Art Dog. dav.d photography

Art Dog. dav.d photography

SALT LAKE CITY — I never know what to expect when I go to watch a production geared towards a young audience. I’ve had several opportunities in the last couple of months to review a few productions for young audiences, and Art Dog, adapted for the stage by John Olive, directed by Penelope Caywood, and performed by the Salt Lake Acting Company, has been one of my favorites so far. Everything, from the sets, lighting, and music, to the costume, acting, and dancing were well done and enjoyable for audiences of all ages.

Art Dog is based on the book by Thacher Hurd. It follows the tale of Arthur, a guard dog at the Dogopolis Art Mueseum. By day he is a guard dog and by night he is Art Dog, who paint the town, literally. One night the Mona Woofa painting is stolen from the art museum and Arthur becomes the main suspect. With some hilarious characters, lots of imagination, and a couple of chase scenes this show keeps a child’s attention.

As I walked into the performance space I found a cartooned set (designed by S. Glenn Brown) that was right out of a children’s book. Everything had black or white outlines creating an illustrated effect. The set had a cityscape background and was primarily composed of three wall on wheels. One side of the set of walls formed the outside of brick buildings while the other side formed the interior of an art museum. I loved that the colors used were bright and cheery. The museum walls were each a blend of two bright colors surrounded by a vivid purple trim and decorated by art hung in colorful frames. The artwork was familiar famous painting that had been “dog”-ified. Dog ears and noses appeared on the works of the well known paintings. Lighting was used to highlight each painting as it does in any art gallery. The overall effect of the set was simple and very effective. Lighting (design by Spencer Brown) added to the design by revealing surprises painted in blacklight paint. Lighting also helped the audience to imagine Art Dog painting on the city walls.

The line work used to created a cartoon effect on the set was carried over into the costume design by Linda L. Brown as well. It helped give consistency to the overall design. The majority of the costumes were made up of black slacks and t-shirts. The t-shirts had other shirts, like security guard and police officer uniforms, printed onto them. This continued the illustrated effect while allowing the small cast of four to quickly make costume changes. Each character had dog ears, a tail, fur cuffs, and a collar with a dog tag.

dav.d photography

dav.d photography

With a small cast it’s hard not to mention everyone, but I really wanted to give attention to a couple of the performers.  Art Dog, also known as Arthur, was played by Alexis Baigue. Baigue had a smiley, calm demeanor about him. He was the kind of dog everyone likes, a bit playful but well behaved. While other dogs had more lines, Arthur was often quiet but had a knowing smile and sparkle in his eye. I loved the dance he performed to greet and say goodbye to each painting at the start and end of his work day. Although this production was about a dog, the performance was the perfect blend of not being in my face with dog actions, but it had some fun consistent movements so I wouldn’t forget that I was watching dog characters and not people characters.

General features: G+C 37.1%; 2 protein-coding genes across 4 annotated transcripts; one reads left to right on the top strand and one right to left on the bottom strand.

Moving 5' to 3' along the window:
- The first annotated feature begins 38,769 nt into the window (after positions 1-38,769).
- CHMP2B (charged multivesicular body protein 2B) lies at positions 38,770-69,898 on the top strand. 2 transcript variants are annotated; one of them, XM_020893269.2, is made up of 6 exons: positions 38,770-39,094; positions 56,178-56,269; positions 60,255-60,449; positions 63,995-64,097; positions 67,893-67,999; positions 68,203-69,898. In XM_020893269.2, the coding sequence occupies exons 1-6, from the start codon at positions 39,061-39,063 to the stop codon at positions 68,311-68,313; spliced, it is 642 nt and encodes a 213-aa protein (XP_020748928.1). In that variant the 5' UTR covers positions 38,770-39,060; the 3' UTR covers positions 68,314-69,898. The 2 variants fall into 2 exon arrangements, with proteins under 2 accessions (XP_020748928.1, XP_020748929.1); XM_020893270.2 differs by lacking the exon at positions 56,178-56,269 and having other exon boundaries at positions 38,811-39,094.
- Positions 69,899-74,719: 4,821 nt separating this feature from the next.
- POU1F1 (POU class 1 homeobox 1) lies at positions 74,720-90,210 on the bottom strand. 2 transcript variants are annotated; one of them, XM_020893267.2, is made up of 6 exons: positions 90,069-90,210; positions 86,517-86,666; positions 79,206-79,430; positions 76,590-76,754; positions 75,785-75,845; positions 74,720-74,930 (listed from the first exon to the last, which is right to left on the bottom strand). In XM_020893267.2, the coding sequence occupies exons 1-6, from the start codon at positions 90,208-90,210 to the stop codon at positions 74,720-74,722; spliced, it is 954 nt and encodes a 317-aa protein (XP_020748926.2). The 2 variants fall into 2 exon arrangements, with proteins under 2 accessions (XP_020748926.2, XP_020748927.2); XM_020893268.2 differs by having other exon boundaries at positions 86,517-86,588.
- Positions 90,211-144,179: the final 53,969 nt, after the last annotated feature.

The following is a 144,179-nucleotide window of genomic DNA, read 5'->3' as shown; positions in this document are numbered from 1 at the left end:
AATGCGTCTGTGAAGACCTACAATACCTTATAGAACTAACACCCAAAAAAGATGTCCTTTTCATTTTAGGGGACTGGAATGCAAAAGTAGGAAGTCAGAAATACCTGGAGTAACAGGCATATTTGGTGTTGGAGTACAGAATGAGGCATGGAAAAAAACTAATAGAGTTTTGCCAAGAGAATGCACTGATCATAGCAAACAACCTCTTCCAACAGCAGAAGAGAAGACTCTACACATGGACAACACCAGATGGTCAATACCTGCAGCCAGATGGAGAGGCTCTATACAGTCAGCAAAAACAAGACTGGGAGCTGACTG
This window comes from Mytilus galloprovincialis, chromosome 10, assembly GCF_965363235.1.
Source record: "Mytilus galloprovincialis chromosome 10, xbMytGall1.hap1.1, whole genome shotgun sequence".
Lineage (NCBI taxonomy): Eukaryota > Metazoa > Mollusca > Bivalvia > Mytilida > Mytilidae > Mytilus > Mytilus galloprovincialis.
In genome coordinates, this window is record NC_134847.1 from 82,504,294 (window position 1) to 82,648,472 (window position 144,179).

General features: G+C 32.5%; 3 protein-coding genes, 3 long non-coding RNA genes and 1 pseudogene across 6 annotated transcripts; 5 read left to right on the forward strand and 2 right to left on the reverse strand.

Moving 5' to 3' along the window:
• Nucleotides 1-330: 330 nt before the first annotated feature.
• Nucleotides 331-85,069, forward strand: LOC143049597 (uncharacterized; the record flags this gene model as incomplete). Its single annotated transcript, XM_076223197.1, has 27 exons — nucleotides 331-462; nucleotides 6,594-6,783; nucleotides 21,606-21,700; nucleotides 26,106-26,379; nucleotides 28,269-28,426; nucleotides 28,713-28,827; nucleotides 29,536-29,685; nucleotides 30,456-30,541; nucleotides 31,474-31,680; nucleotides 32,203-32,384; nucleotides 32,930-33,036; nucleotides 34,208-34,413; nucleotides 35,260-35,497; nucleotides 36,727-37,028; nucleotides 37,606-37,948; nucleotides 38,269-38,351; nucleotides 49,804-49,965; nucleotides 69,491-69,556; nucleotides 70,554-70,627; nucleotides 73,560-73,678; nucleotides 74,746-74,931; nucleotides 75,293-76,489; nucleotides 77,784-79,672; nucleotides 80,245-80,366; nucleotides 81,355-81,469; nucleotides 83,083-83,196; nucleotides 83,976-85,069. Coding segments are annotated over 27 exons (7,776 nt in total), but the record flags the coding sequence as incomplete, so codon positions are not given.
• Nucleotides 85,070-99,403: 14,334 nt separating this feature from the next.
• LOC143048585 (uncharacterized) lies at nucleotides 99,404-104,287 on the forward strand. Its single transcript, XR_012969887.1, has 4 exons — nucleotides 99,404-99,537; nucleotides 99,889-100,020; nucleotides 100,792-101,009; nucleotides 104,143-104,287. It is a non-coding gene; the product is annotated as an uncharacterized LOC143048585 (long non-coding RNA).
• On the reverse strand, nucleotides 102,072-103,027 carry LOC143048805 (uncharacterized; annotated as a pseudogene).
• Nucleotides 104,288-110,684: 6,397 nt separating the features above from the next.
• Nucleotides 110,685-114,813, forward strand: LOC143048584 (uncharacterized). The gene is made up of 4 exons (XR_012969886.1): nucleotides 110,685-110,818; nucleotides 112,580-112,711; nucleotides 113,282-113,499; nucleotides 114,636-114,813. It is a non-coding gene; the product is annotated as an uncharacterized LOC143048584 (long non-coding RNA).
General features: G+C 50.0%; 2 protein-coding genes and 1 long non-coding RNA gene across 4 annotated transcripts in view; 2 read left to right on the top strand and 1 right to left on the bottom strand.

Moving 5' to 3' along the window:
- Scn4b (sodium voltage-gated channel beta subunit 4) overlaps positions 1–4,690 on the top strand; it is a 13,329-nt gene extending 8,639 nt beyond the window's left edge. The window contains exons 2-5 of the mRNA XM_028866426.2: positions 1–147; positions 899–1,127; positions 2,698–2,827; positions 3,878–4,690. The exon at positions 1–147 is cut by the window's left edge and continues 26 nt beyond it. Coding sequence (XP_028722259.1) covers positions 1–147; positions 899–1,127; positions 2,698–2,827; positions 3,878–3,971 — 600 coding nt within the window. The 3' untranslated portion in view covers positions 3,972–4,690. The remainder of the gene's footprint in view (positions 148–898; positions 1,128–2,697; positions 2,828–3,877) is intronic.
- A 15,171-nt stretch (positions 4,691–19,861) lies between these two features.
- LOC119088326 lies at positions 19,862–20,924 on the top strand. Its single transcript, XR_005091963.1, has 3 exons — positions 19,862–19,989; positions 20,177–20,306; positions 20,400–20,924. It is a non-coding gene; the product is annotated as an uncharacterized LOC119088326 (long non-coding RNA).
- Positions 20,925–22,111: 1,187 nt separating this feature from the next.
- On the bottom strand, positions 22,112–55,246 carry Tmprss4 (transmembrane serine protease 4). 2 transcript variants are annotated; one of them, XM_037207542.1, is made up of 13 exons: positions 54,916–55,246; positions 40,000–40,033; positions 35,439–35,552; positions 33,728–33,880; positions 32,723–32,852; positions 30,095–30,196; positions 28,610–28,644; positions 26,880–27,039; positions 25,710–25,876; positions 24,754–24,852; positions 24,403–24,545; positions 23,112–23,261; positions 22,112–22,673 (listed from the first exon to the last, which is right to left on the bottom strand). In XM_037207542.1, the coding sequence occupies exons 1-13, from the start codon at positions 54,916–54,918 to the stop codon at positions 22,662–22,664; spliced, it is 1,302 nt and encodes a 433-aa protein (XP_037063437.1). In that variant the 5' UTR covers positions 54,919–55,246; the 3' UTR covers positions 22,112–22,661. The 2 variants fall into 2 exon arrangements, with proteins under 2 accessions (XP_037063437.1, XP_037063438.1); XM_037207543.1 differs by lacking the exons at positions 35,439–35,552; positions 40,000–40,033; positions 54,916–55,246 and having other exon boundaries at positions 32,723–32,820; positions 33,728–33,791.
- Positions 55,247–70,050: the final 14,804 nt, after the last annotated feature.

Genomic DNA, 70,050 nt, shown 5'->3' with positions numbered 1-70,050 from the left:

Jenessa Bowen, who played Thief 2 and The Chief of Police, was amazing at capturing a dog’s characterization, and each dog she played had a different personality. I particullary enjoyed her thief dog. This dog was the excited, but not at the top of the obedience school class. As soon as Bowen entered the stage she owned her character and sold it to the audience without having to resort to barking and panting. As soon as she came onto stage I could hear little kids giggling throughout the audience, and I couldn’t help but giggle myself.

Another part of this production that I enjoyed was the use of pantomime and dance to help tell the story. As a former educator I highly appreciate when productions for young audiences show their audiences the stories and don’t just tell the story. This production did a good job of that. From pantomiming the museum door to Arthur’s dance to greet each painting, there was a story being told physically and not just verbally. Young audiences can get lost in words, but they understand body language.

art dog 4

This show is a fun night out for the family, and even the youngest audience member can enjoy it. Children of all ages are welcome at this production, and adults can enjoy the show as well. As with any production for young audiences the story is a little cheesy, but judging from the children’s laughter I heard throughout the night it was well done.

Art Dog plays until December 23rd, with weekend and winter break performances, at the Salt Lake Acting Company (168 W. 500 N., Salt Lake City). Performance times vary. Tickets are $16-26. For more information, visit